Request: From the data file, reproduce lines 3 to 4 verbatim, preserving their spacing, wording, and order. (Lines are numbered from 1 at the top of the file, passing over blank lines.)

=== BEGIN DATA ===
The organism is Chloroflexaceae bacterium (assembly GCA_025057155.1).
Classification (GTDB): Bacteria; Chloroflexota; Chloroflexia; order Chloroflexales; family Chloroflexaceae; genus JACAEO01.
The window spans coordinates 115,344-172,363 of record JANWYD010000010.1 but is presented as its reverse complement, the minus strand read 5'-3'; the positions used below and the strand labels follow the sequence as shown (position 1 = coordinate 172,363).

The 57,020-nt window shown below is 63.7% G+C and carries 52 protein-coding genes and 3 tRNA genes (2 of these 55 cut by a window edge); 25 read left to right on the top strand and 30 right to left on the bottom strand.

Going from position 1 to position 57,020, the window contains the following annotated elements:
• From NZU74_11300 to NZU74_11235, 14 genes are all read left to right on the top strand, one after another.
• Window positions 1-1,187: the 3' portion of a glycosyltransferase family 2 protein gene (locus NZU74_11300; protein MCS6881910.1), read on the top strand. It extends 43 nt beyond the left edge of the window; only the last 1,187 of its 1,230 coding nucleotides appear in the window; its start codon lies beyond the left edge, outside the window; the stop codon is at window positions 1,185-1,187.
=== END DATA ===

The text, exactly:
The window spans coordinates 115,344-172,363 of record JANWYD010000010.1 but is presented as its reverse complement, the minus strand read 5'-3'; the positions used below and the strand labels follow the sequence as shown (position 1 = coordinate 172,363).

The 57,020-nt window shown below is 63.7% G+C and carries 52 protein-coding genes and 3 tRNA genes (2 of these 55 cut by a window edge); 25 read left to right on the top strand and 30 right to left on the bottom strand.